Lark is a mixed-race girl debuting a lighthearted series; with a little effort, she may develop into a character with a fan...

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LARK HOLDS THE KEY

From the Lark Ba Detective series , Vol. 1

Key words: mixed race. Dyslexic. Twin. Girl. Private investigator. But the real question is: can she find the missing key to the library?

Although there are many labels that could be placed on this short chapter book’s protagonist, none of them matter to the plucky little heroine who loves to read. Lark Ba pops awake at 5:00 a.m. because she and her twin brother, Connor, are going to the library. But Mrs. Robinson has lost the key, and the library is not open! Lark’s insatiable appetite for learning makes her uniquely qualified to solve this mystery. Deen pens her first chapter book with a simple plot through which Lark’s character is explored. In first person, Lark explains the names of her paternal, Korean grandmother (Halmoni) and her maternal, Kenyan grandfather (Babu). Cutler’s illustrations depict these racial distinctions, but Lark goes through life just like many other sassy little heroines. She doesn’t even see the slight when a blonde, white girl named Sophie calls her “Baa baa Lark sheep.” Brother Connor, with the right amount of eye-rolling, provides the balance to this lively character, and the subjects of race and learning disabilities are incorporated neatly. Endnotes discuss some of the words Lark ponders.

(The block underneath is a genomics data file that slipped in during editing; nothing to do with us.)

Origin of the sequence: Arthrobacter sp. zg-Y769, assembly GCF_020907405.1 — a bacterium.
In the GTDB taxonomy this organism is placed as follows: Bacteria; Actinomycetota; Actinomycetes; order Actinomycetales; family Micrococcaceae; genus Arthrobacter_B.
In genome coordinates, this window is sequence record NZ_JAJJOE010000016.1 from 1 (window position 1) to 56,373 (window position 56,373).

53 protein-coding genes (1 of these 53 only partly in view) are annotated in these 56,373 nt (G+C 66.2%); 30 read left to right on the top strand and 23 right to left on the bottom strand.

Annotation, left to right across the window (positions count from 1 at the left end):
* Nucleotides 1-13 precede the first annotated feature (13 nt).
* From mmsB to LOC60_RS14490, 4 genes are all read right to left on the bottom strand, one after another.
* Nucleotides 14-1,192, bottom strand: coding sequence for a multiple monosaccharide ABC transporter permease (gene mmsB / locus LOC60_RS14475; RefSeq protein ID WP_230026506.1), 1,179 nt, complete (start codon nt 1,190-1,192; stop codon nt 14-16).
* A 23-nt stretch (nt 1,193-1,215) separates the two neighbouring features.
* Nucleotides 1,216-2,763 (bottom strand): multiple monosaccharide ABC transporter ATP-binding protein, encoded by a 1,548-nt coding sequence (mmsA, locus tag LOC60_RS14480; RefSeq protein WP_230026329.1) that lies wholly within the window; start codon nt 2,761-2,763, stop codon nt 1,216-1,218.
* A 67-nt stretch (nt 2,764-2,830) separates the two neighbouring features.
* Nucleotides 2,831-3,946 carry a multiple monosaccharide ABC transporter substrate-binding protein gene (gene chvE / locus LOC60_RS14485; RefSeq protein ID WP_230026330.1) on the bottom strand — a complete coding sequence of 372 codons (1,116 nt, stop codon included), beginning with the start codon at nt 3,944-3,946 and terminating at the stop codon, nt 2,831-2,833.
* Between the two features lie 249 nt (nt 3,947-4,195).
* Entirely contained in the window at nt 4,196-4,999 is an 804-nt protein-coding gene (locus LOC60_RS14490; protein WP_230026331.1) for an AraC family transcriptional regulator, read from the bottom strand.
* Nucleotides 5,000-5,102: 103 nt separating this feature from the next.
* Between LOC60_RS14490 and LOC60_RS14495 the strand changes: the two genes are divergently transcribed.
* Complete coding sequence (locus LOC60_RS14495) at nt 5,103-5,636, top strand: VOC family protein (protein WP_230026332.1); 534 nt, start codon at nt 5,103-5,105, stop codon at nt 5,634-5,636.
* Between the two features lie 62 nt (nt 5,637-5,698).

Lark is a mixed-race girl debuting a lighthearted series; with a little effort, she may develop into a character with a fan base, like Ramona and Clementine before her. (Fiction. 6-9)

Pub Date: Oct. 18, 2016

ISBN: 978-1-4598-0727-3

Page Count: 80

Publisher: Orca

Review Posted Online: Aug. 2, 2016

Kirkus Reviews Issue: Aug. 15, 2016